What’s Ahead For Mortgage Rates This Week : October 24, 2011

Greece may not get its aidMortgage markets improved last week on worries that Eurozone leaders would decline to send aid to Greece. These concerns overshadowed optimism for the U.S. economy, the result of several strong data points.

Conforming rates across Florida eased, giving homeowners and rate shoppers yet another chance to nab historically-low mortgage rates. FHA mortgage rates remained low, too.

According to Freddie Mac, the average 30-year fixed rate mortgage rate is now 4.11% with 0.8 discount points. For loans with zero points, expect to pay slightly higher rates. 

Rate-shoppers and home buyers would do well to pay attention.

This week’s may be as good as mortgage rates get. Possibly forever. This is because the market conditions that helped rates stay low — a weak U.S. economy and uncertainty in Europe — are eroding.

The U.S. economy has posted strong jobs, spending, and confidence figures in the past 3 weeks and Eurozone leaders appear closing making a deal that will help Greece avoid a sovereign debt default.

Once markets no longer worry about these two events, rates are expected to surge.

Eurozone leads met all weekend and have chosen Wednesday, October 26, as a likely “decision date” for Greece. If that date holds, and if an agreement can be reached, U.S. mortgage bonds will sell-off and mortgage rates will rise.

The housing sector is set to release important news this week, too.

After last month’s increase in Housing Starts and steady Existing Home Sales report, Wall Street will watch for this week’s New Home Sales, Case-Shiller Index and Pending Home Sales Index. If momentum stays strong for housing, that, too, should pressure mortgage rates higher.

Mortgage rates remain near all-time lows. If you’ve yet to lock your mortgage rate, or are still shopping, consider that rates have more room to rise than to fall. The “safe play” is to execute a lock today.

What's Ahead For Mortgage Rates This Week : September 12, 2011

Eurozone trouble aids mortgage ratesMortgage markets improved last week as a weakening Eurozone and questions about the U.S. economy sparked a global flight-to-quality. Conforming and FHA mortgage rates improved for the second week in a row.

The storylines should sound familiar by now. They are the same ones that have dictated the path of mortgage rates since April 2011. As a result, according to Freddie Mac, mortgage rates across Florida and nationwide are now at an all-time low.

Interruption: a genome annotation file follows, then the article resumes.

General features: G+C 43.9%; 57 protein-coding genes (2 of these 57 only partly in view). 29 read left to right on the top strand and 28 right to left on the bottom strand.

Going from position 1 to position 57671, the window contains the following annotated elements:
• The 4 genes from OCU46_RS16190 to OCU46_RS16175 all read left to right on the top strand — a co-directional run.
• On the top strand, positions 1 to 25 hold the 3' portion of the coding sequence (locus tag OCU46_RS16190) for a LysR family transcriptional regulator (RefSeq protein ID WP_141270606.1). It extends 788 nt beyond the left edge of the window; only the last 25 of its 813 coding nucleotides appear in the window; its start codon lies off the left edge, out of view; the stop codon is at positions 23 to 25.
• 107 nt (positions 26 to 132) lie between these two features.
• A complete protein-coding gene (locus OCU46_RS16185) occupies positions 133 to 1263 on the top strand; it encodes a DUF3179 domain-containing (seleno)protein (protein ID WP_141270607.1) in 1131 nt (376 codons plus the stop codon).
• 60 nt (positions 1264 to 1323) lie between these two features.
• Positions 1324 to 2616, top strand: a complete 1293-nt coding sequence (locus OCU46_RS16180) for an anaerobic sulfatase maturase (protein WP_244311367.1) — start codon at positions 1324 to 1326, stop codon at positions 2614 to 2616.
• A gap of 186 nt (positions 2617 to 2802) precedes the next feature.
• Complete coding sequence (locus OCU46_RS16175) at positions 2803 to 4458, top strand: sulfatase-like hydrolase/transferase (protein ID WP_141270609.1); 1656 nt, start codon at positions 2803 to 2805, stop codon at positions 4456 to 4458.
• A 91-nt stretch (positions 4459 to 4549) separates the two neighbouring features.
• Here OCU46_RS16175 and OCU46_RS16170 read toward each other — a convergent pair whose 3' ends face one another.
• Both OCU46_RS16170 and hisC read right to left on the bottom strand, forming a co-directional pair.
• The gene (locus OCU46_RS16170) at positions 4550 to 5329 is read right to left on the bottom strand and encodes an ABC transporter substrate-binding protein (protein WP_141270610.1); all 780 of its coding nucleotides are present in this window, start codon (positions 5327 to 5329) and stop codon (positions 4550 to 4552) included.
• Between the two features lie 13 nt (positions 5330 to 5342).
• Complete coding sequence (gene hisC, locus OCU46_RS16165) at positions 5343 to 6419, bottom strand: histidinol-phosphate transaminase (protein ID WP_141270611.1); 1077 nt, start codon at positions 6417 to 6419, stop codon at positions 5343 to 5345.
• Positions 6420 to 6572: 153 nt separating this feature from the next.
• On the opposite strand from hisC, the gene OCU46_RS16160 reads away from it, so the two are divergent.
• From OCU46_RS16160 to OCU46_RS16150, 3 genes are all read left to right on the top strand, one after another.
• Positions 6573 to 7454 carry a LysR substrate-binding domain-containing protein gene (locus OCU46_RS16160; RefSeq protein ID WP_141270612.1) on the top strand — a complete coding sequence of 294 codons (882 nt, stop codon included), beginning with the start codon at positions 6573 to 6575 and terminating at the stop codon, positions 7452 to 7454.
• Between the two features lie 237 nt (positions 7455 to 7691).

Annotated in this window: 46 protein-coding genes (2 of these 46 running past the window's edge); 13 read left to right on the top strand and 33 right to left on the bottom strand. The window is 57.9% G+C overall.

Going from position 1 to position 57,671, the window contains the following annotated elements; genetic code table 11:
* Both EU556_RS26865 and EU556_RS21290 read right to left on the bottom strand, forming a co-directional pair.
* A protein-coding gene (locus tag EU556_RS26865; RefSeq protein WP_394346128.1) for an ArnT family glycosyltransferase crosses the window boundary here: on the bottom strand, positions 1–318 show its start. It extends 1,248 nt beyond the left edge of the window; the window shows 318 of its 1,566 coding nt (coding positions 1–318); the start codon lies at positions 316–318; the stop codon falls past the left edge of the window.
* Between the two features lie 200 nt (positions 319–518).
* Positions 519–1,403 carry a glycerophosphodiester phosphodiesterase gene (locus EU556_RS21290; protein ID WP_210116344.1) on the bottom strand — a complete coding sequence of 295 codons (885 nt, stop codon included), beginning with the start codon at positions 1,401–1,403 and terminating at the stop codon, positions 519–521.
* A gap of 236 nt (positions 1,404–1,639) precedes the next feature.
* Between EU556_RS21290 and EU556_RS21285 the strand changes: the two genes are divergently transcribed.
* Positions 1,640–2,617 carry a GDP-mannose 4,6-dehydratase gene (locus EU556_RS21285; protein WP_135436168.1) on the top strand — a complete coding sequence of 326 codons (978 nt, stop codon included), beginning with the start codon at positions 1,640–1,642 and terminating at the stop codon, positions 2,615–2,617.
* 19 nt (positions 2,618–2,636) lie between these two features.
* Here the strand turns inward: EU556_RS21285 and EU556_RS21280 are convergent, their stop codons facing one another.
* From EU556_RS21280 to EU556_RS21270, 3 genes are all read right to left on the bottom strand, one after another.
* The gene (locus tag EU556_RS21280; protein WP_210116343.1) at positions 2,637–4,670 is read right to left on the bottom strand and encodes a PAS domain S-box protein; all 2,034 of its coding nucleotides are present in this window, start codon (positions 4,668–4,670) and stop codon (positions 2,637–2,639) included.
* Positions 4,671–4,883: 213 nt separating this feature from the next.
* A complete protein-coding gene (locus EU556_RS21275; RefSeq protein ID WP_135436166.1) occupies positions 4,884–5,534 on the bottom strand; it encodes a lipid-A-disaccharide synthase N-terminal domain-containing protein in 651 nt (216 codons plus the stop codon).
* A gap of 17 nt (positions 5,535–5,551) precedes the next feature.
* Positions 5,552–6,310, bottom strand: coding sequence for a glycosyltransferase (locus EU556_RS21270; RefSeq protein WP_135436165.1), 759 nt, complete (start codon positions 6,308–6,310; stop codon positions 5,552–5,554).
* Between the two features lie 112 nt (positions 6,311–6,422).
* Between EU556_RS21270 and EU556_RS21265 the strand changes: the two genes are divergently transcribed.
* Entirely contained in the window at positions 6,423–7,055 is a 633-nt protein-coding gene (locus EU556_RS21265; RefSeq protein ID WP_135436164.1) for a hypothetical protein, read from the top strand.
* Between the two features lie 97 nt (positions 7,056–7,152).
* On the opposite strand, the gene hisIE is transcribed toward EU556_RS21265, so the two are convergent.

Not in 50 years of tracking mortgage rates has pricing been so favorable.

Last week’s holiday-shortened week didn’t begin well for rate shoppers. Rates moved higher on the expectation of additional economic stimulus from two separate parts of the government — the Federal Reserve and Congress. 

Wall Street held high hopes for Ben Bernanke’s address to the Economic Club of Minnesota, and for the President’s address to a joint session of Congress. It expected Fed Chief Bernanke to reveal clues about the Fed’s next move; and it expected the President to unleash a massive jobs creation program that would put more Americans to work.

Both outcomes would have harmed mortgage rates as money flowed into stocks. However, neither happened. Bernanke kept mum on the Federal Reserve’s options and the White House announced a jobs program smaller in scope than was expected.

Mortgage rates fell throughout the day Thursday then received a big boost Friday.

Amid rumors of a pending Greek default and the potential credit downgrades of several Eurozone banking groups, safe haven buying picked up and drove mortgage rates down.

Markets open this week with rates lower than they’ve ever been in history.

There isn’t much new data set for release this week so market expectations will continue to set the direction in which mortgage rates go. If concerns for a Eurozone default rise, mortgage rates should fall. Conversely, if Eurozone chatter settles, mortgage rates should rise.

For now, mortgage rates remain at all-time lows and should not be taken for granted. If you see a rate that makes sense for you, consider locking it in.